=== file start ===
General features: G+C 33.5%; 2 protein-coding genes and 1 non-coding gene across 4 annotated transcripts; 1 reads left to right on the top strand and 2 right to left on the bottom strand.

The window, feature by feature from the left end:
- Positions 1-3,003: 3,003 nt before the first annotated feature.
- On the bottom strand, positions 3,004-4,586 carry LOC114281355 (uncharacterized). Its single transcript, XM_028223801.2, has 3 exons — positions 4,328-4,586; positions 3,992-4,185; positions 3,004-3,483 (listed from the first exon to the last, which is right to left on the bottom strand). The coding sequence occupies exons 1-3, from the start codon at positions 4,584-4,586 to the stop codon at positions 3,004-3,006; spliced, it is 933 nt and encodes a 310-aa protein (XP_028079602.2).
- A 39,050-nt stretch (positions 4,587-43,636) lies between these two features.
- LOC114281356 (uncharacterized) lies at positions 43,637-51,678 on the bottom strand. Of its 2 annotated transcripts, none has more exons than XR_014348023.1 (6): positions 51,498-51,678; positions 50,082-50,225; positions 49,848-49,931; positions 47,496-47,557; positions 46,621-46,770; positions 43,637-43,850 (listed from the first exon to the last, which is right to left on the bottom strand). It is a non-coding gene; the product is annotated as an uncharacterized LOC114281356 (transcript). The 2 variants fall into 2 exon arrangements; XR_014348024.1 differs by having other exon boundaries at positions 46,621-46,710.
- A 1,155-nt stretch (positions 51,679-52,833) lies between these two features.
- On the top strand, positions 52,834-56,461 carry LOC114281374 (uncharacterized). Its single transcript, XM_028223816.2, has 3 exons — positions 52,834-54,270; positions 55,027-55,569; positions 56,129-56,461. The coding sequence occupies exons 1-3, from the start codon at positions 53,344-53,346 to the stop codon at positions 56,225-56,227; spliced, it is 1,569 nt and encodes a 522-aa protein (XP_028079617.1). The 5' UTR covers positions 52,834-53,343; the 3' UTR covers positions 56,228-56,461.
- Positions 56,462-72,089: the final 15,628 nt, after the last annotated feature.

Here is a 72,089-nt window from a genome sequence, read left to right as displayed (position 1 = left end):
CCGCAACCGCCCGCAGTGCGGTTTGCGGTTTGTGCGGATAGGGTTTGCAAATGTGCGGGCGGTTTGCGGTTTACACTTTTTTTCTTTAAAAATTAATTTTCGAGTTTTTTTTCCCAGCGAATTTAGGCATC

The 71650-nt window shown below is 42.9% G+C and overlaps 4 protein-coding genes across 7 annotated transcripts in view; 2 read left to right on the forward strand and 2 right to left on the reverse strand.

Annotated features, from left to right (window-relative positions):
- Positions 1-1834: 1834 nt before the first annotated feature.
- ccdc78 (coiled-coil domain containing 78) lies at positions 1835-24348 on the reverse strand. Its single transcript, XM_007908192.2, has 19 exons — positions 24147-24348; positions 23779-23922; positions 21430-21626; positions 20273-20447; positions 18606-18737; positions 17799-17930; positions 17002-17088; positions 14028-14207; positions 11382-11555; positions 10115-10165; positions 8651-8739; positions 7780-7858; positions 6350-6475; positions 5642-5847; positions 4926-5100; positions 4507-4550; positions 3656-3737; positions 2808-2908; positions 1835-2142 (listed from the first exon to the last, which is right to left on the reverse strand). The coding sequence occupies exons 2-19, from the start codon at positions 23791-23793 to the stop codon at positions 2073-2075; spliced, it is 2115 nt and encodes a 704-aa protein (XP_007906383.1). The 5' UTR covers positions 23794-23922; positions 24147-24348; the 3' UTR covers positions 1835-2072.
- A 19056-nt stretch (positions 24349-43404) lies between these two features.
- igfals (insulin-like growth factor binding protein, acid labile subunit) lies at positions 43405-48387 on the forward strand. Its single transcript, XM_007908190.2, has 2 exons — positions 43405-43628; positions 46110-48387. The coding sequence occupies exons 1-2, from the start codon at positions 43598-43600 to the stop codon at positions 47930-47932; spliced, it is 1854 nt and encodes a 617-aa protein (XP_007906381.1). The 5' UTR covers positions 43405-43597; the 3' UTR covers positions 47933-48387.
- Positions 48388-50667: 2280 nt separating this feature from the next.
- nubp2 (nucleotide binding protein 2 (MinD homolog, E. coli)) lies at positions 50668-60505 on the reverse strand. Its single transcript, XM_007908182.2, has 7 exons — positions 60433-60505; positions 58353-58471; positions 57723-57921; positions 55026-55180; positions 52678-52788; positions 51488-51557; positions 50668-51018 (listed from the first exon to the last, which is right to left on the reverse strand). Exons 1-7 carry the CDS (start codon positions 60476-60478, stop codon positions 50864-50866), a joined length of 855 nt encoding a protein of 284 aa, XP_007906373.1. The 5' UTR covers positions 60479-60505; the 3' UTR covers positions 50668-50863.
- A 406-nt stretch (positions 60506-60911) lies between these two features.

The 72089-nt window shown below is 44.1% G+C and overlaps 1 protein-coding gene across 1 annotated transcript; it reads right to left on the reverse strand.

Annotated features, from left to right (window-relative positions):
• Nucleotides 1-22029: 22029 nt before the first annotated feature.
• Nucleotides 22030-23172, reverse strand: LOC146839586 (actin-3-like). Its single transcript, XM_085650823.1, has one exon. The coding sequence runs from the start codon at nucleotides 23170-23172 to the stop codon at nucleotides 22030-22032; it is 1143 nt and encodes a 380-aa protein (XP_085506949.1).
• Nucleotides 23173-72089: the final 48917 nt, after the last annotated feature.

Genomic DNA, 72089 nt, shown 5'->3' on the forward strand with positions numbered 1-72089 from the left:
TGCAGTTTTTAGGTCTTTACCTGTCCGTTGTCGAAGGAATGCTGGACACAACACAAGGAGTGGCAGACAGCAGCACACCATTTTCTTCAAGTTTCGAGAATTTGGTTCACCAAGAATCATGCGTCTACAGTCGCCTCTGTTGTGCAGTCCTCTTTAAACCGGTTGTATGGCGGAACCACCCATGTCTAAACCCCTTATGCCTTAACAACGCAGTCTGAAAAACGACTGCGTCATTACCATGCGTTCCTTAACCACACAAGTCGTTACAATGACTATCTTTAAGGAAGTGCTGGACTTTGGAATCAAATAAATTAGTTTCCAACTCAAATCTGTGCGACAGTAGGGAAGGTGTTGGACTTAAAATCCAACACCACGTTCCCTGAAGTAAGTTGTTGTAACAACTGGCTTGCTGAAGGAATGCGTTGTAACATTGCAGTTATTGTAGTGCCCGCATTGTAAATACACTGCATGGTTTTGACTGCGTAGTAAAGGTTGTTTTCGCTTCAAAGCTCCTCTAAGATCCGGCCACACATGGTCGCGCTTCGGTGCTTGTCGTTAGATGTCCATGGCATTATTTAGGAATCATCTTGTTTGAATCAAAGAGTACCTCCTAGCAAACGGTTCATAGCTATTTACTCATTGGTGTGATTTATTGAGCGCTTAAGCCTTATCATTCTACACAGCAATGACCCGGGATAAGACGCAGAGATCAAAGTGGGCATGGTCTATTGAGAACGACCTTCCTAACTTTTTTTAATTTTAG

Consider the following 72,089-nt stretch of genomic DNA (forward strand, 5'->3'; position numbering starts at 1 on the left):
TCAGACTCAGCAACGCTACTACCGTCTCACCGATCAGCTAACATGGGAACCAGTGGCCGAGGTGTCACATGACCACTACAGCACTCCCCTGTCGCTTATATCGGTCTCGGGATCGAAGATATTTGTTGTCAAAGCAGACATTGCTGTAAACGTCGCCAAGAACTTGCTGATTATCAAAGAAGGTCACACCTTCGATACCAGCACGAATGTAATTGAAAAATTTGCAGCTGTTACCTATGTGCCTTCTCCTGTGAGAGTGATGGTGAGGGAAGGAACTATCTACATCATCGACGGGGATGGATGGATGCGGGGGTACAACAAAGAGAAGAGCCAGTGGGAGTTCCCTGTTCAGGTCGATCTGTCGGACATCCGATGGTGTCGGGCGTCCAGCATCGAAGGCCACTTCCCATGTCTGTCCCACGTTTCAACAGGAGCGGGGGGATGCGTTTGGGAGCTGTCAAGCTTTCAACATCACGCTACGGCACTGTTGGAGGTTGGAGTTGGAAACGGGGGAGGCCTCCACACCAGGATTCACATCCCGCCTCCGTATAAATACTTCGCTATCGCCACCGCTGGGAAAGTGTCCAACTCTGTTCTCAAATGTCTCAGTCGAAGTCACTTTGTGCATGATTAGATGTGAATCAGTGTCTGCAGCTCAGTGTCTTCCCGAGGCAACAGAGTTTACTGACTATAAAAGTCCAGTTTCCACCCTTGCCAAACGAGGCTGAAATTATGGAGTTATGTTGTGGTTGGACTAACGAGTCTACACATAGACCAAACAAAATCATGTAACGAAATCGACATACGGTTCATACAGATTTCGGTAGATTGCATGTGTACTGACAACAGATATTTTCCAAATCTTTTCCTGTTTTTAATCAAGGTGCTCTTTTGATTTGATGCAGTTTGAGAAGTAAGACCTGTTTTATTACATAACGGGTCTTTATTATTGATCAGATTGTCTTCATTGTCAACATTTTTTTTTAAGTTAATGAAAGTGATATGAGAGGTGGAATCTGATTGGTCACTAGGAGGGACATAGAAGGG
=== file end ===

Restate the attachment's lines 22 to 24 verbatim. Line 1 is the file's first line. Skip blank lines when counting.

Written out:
Annotated features, from left to right (window-relative positions):
• Nucleotides 1-22029: 22029 nt before the first annotated feature.
• Nucleotides 22030-23172, reverse strand: LOC146839586 (actin-3-like). Its single transcript, XM_085650823.1, has one exon. The coding sequence runs from the start codon at nucleotides 23170-23172 to the stop codon at nucleotides 22030-22032; it is 1143 nt and encodes a 380-aa protein (XP_085506949.1).